Older adults are the fastest growing demographic of Canadian cannabis users; however the implications of cannabis use for older adults are largely unknown. Despite this, there are a number of suggested mechanisms for this increase, including greater medicinal use and decreasing stigma associated with usage. Since 2001, medicinal cannabis use has been legal in Canada and on October 17, 2018 the Cannabis Act was implemented, legalizing recreational use nationwide. Under these new laws, anyone aged 18 or over can legally possess up to 30 grams of cannabis, purchase dried or fresh cannabis and cannabis oil from provincially-licensed retailers, grow up to four cannabis plants per residence for personal use, and/or make cannabis products, such as food and drinks. Beyond these limits, though, individuals can still face jail time for illegal distribution, crossing borders, and a variety of other offences. However, the hope is that legalization will keep individuals who consume cannabis out of the criminal justice system, reducing the burden on the legal system and saving taxpayer dollars. Whilst legalization may keep legal system spending down, it is not yet known what effect (if any) increasing cannabis use will have on the health system, particularly with respect to older adults.
The majority of evidence for the health effects—both positive and negative—of cannabis use has largely been conducted with younger sample groups. Early findings suggest that for individuals that take up smoking cannabis at an early age, there are a host of negative mental health effects, notably depression, anxiety and suicidality, associated with this behavior. It has been suggested that in adolescent brains, which are still under development, taking psychotropic drugs—such as those containing tetrahydrocannabinol (THC), the psychotropic compound in cannabis—may impact neurological development. Given that many older adults experience cognitive impairment, the interaction between the psychotropic effects of THC are an important area of future investigation. It is also unclear what the implications are of taking other pharmaceutical drugs alongside cannabis. On the other end of the spectrum, though, the use of cannabidiol (CBD), which is a non-psychotropic compound found in cannabis, has been recommended for a variety of physical ailments experienced by older adults, such as chronic pain. In rat models, CBD has shown promise as a form of pain relief that does not have the negative side effects of alternative forms of analgesia, particularly opioids. However, the efficacy of CBD in human trials, particularly with older adults is scant.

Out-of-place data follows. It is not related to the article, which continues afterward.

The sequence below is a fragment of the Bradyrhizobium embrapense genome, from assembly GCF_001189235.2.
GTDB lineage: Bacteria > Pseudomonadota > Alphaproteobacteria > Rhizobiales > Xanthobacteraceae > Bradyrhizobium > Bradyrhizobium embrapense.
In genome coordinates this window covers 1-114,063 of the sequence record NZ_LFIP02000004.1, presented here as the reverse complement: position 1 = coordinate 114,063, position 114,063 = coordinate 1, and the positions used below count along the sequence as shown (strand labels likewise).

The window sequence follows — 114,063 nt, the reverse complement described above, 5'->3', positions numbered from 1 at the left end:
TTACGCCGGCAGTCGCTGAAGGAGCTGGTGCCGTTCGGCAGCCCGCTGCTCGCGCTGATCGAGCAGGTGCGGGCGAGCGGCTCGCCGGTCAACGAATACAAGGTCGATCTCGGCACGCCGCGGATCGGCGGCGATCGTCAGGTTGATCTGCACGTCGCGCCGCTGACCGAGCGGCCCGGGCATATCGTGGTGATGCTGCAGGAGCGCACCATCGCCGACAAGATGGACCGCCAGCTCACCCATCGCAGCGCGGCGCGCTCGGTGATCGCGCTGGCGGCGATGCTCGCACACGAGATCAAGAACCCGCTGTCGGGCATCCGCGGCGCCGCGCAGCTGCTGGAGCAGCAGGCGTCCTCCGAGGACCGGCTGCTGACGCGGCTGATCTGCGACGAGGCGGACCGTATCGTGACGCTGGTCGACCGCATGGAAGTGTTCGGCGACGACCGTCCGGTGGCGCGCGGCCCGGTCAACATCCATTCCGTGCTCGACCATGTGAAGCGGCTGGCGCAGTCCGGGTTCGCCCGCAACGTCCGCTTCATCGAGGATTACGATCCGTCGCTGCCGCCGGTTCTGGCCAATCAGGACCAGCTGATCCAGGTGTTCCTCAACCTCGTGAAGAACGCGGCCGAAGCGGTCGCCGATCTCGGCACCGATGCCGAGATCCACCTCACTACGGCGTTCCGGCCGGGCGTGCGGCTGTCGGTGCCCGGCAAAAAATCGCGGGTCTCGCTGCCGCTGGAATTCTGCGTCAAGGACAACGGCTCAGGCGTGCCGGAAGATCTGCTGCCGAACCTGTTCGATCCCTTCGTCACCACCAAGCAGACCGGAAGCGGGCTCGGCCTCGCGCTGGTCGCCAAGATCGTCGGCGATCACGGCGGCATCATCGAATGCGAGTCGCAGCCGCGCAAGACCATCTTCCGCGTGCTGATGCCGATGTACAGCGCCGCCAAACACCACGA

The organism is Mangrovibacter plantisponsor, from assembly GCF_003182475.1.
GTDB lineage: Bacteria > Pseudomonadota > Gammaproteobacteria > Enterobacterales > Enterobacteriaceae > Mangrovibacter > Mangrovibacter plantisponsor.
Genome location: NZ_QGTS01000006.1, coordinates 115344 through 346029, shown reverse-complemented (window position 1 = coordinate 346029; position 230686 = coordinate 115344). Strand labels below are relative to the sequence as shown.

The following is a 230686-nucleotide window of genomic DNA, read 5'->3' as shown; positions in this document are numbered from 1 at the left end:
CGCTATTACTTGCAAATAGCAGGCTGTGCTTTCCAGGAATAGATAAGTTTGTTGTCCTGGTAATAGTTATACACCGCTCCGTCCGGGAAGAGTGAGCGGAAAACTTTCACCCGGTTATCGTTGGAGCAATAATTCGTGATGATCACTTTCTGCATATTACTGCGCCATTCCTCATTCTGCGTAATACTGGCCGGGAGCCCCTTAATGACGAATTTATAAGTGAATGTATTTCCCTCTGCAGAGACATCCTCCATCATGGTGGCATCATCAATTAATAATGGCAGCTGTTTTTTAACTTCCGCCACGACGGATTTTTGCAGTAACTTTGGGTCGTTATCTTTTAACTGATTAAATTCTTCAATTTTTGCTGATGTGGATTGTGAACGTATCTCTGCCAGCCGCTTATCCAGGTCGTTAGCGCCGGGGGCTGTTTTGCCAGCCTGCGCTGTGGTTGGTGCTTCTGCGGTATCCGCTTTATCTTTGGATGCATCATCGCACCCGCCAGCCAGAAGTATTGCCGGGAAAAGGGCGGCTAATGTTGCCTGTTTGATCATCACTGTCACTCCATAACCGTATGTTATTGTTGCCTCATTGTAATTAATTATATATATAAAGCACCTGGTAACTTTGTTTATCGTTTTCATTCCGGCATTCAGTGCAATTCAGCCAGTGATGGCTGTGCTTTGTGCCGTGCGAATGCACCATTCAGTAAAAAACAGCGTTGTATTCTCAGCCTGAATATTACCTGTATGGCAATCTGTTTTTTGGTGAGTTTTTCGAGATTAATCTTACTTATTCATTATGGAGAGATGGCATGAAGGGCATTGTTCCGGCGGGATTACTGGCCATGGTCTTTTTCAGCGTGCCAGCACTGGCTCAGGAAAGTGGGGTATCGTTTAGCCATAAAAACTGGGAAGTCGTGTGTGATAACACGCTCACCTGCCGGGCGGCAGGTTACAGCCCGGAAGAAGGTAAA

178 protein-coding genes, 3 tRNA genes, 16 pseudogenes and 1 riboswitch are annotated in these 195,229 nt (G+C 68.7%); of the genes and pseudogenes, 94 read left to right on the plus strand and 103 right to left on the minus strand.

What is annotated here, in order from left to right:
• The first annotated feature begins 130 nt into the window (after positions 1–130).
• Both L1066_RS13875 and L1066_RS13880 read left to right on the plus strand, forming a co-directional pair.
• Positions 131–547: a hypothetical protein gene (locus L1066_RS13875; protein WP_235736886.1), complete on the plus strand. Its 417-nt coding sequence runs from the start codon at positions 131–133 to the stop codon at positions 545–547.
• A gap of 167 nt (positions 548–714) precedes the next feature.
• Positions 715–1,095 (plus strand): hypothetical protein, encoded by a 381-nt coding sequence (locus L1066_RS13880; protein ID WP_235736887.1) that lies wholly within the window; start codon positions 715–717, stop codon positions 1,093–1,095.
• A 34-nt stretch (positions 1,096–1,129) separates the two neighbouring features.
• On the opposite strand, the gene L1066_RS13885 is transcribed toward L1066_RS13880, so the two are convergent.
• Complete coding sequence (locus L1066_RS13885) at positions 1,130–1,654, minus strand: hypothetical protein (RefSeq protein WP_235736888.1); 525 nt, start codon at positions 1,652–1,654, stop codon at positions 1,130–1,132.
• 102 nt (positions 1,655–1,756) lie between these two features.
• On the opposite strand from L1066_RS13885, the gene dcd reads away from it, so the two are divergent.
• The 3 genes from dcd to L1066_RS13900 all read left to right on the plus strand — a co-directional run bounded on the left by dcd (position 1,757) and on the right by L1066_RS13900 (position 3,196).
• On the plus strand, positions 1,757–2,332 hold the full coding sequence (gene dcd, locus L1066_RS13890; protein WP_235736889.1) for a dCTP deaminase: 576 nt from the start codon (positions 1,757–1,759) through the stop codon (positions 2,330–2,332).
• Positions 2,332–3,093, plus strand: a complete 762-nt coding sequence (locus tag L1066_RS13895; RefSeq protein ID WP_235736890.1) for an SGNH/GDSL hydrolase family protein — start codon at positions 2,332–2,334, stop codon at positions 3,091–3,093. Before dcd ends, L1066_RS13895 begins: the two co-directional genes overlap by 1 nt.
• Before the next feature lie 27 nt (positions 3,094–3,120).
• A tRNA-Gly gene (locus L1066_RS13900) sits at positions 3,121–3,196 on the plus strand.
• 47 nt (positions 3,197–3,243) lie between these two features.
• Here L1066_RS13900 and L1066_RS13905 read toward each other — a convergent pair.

The knowledge surrounding the positive and negative effects of cannabis use is limited, as is the knowledge that older adults have on the subject. To date, there are no established guidelines for the use of cannabis for older adults. In response to this, the Canadian Coalition for Seniors’ Mental Health has set about to develop usage guidelines to aid clinicians in advising older adults. Concerns raised by the Coalition include drug interactions, implications for increased confusion, the risk of falls due to loss of balance, and potential mental health effects. Making the issue even more complex is the increasing potency of cannabis in the last several decades. For older adults who may have used cannabis in the 60s or 70s, the levels of THC in modern cannabis strains may be several orders of magnitude more potent. Consequently, increasing the cannabis literacy of older adults is critical to the safe and appropriate usage of cannabis products.
With an increasing number of older adults using cannabis products, it is imperative that more information be collected and disseminated. Although cannabis may be legal, this does not necessarily mean that it is safe in all circumstances. Studies looking at younger adults have identified mental health risks, which have not been explored to the same degree amongst older adults. Although there is emerging evidence for positive effects of cannabis on age-related physical ailments, these data are far from conclusive and it is uncertain as to whether the negative effects outweigh the positive ones. Therefore, whilst guidelines are being developed it is important to be measured in the use of cannabis, particularly for older adults who may have be more vulnerable than others.
About the Author
Theodore D Cosco joined the Oxford Institute of Population Ageing in 2016 as a Research Fellow. Dr. Cosco is a Chartered Psychologist (British Psychological Society) trained in applied social research methods (MSc 2011, Trinity College Dublin) and epidemiology (PhD 2015, University of Cambridge), and Assistant Professor of Mental Health and Aging in the Department of Gerontology, Simon Fraser University. His research interests include resilience, mental health, and the interface between technology and healthy 3ageing.
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